Patient participation in healthcare decision-making is part of a wider trend towards a more bottom-up approach to service planning and delivery with patient experience increasingly conceptualised as a fundamental measurement of healthcare quality [1
], patient safety and clinical effectiveness [2
]. This has resulted in the introduction of politically driven surveys to measure patient satisfaction and to evaluate the degree to which care is patient-centred [3
The development of patient/healthcare partnership through reciprocal communication has the potential to strengthen therapeutic bonds [4
]. However, to achieve this, it is imperative that patient expectations are considered with an awareness that patient and provider definitions of meaningful communication are likely to differ [5
]. As there is a global scarcity of empirical studies that examine influential encounters in an acute healthcare setting [6
], an aim of this study was to explore the attributes of meaningful communication in an acute healthcare setting from the patient’s perspective. The authors are aware that there is growing interest in the area of patient experience and this is reflected in the growing number of journals devoted specifically to this field, for example the Journal of Patient Experience
(published by the Association for Patient Experience).
Communication continues to figure consistently as a significant theme in both patient satisfaction and complaints about care delivery [7
]. Gaining an understanding of preferred communication from the patient’s perspective has the potential to encompass the range of interactions that they prioritise and to take seriously the need for responsiveness to individuals [8
]. Putting involvement at the forefront of policy and practice provides the opportunity not only to create an effective and sustainable health and care system, but also to contribute to a more equitable and healthier society [9
]. The evidence shows that when patients feel they have a role to play in their care, decisions are better, health and health outcomes improve, and resources are targeted more efficiently [9
Despite political drivers [10
], to encourage patient feedback as a resource for the development of patient focused care delivery, National Health Service (NHS) patients continue to provide feedback indicating that they would like more information and greater opportunities to participate in decision making about their daily care and treatment [12
]. There is limited evidence to indicate that this situation has improved over the last ten years demonstrating the need for further research [14
As patient experience is multi-faceted, it is very difficult to develop an approach that suits all. However, learning what actually matters for patients during a time of acute illness provides a commonality, which has the potential to inform future practice [15
] The majority of patients are naturally anxious about their illness and this is exacerbated when a trusting relationship has not been developed and the patient feels they are not provided with an opportunity for informed choice about treatment options [16
It has long been argued that communication forms the foundation of all human interaction [17
]. Gaining an understanding of preferred communication from the patient’s perspective has the potential to encompass the range of interactions that take priority from their perspective and to take seriously the need for responsiveness to individuals [8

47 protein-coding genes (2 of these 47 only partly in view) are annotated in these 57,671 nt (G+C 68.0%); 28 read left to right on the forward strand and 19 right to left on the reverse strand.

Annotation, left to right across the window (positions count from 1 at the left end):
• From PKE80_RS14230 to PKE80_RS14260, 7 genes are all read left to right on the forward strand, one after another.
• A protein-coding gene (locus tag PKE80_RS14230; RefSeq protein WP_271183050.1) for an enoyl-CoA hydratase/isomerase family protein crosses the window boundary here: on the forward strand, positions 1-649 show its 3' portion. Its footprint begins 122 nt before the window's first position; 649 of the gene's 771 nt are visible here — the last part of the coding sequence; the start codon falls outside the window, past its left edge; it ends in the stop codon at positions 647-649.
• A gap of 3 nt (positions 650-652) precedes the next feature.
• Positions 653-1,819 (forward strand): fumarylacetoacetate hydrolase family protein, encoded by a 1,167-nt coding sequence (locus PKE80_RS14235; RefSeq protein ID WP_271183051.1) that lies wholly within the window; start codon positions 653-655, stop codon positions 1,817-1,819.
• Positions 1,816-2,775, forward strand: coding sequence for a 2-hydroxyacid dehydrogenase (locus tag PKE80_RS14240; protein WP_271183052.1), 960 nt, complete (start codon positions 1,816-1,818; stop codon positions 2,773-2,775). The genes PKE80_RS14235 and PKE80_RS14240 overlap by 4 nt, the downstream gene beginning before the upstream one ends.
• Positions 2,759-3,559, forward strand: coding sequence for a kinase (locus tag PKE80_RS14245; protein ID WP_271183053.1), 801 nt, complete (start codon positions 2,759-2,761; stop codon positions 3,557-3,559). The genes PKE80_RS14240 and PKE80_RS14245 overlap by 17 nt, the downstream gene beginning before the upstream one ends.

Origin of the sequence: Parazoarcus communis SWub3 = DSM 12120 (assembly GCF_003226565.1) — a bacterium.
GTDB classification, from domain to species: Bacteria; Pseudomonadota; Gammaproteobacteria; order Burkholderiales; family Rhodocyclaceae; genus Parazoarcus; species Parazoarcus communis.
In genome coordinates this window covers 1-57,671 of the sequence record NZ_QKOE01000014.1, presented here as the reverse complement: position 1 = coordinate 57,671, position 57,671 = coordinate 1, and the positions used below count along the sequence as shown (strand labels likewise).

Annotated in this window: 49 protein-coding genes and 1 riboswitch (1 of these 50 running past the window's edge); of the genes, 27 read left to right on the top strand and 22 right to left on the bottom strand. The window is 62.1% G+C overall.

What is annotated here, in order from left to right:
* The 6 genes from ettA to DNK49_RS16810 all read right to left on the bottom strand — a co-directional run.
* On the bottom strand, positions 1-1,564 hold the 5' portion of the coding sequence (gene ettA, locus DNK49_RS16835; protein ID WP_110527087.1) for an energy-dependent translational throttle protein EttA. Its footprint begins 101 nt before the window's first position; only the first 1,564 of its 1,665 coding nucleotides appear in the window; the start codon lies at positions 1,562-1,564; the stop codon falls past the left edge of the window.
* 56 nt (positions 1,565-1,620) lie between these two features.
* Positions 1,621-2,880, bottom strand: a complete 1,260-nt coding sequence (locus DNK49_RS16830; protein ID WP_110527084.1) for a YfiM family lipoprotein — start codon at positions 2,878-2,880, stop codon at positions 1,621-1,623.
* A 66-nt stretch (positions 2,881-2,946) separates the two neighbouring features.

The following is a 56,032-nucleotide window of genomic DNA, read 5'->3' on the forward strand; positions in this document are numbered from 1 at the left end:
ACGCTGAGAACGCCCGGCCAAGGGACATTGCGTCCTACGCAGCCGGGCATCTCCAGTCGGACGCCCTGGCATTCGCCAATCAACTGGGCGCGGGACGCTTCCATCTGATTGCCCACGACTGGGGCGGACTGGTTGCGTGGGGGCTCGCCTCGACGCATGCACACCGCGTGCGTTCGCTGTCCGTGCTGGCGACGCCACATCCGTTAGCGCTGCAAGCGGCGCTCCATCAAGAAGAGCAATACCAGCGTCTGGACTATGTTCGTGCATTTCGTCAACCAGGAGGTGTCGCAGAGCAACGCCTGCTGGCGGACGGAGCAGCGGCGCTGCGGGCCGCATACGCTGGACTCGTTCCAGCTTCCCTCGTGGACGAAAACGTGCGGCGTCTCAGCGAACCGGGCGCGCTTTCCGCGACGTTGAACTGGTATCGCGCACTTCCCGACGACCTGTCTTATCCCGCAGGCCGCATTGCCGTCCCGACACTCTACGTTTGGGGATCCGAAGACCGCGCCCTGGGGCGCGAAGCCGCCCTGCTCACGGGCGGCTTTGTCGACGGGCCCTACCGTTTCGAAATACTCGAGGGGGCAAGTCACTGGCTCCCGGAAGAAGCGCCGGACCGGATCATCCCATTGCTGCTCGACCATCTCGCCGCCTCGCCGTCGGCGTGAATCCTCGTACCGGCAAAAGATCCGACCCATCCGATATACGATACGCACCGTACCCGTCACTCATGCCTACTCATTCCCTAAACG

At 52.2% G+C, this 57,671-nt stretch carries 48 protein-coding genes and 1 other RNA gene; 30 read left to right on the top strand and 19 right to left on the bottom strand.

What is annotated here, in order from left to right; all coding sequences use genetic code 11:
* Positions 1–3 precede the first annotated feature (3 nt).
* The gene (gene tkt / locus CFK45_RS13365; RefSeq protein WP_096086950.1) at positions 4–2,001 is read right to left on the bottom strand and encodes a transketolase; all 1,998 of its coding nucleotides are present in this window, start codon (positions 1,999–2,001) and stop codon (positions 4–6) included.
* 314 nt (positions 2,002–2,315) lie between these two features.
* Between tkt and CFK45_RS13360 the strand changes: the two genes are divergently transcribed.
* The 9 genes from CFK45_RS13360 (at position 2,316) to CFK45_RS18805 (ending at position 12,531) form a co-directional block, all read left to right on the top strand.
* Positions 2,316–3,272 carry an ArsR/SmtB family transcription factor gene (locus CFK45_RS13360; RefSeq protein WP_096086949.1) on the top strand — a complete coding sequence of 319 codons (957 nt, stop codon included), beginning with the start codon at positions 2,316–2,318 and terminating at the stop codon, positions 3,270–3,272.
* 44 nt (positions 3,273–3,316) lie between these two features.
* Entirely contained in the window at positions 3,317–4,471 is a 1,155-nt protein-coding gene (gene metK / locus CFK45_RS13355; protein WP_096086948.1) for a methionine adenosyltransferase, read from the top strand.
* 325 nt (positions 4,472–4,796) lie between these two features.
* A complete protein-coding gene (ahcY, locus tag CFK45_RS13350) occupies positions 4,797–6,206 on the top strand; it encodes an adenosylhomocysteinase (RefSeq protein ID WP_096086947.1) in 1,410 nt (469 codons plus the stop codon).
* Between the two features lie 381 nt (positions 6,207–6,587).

2. Literature Review
A review of existing literature was undertaken to examine current findings relating to the impact of communication on the patient experience from the patient’s perspective. The review revealed that there is a scarcity of available literature on this subject. From 2010 to 2012 the literature focused on the behaviours affecting a good patient experience. There was a shift in focus during 2014 as both [18
] examined the characteristics of negative patient experiences.
The key words used for the search were “Communication” and “Patient Experience” in the title or abstract. As the initial search provided a large number of inappropriate hits the words “Acute Care” and “Research” were added to provide articles which were more relevant to the aims of the evaluation. The following databases were searched indicating the number of hits on each site:
Cinahl plus with full text (hits = 46)
BMJ Journals online (hits = 47)
Cochrane Library (hits = 69)
Medline (hits = 3)
Pro Quest Nursing and Allied Health Source (hits = 300)
RCN Journal (hits = 35)
Wiley online library (hits = 38)
Google Scholar (hits = 96)
An inclusion and exclusion criteria was systematically applied resulting in 12 research studies for an empirical literature review.
The search was restricted to papers published in English. Searches were also restricted to papers published from 2008 to date, to reflect relatively current experiences following the Lord Darzi report [20
], which put patient experience on the Political agenda. The inclusion criteria specified that the article was a research paper which explored experience from the patient’s perspective and the patients were adults who were providing feedback on their experience in an acute hospital setting. Scanning of the reference lists identified a further 3 papers.
As collecting feedback from NHS patients in England became routine during 2012, with the implementation of the Friends and Family Test (FFT) [21
] there developed recognition that this feedback was often not shared or acted upon leading to research being conducted to identify how this could be encouraged [22
]. Recognition of the benefits and importance of gaining patient feedback was driven by the introduction of the “Friends and Family Test” [21
]. The Friends and Family Test (FFT) was piloted in many hospitals in April 2012 with at least ten percent of acute adult in-patients asked how likely they would be to recommend the hospital to their family and friends should they need similar treatment. The usefulness of the test, based on one used in the retail industry, has been challenged as inappropriate for use in a healthcare setting [23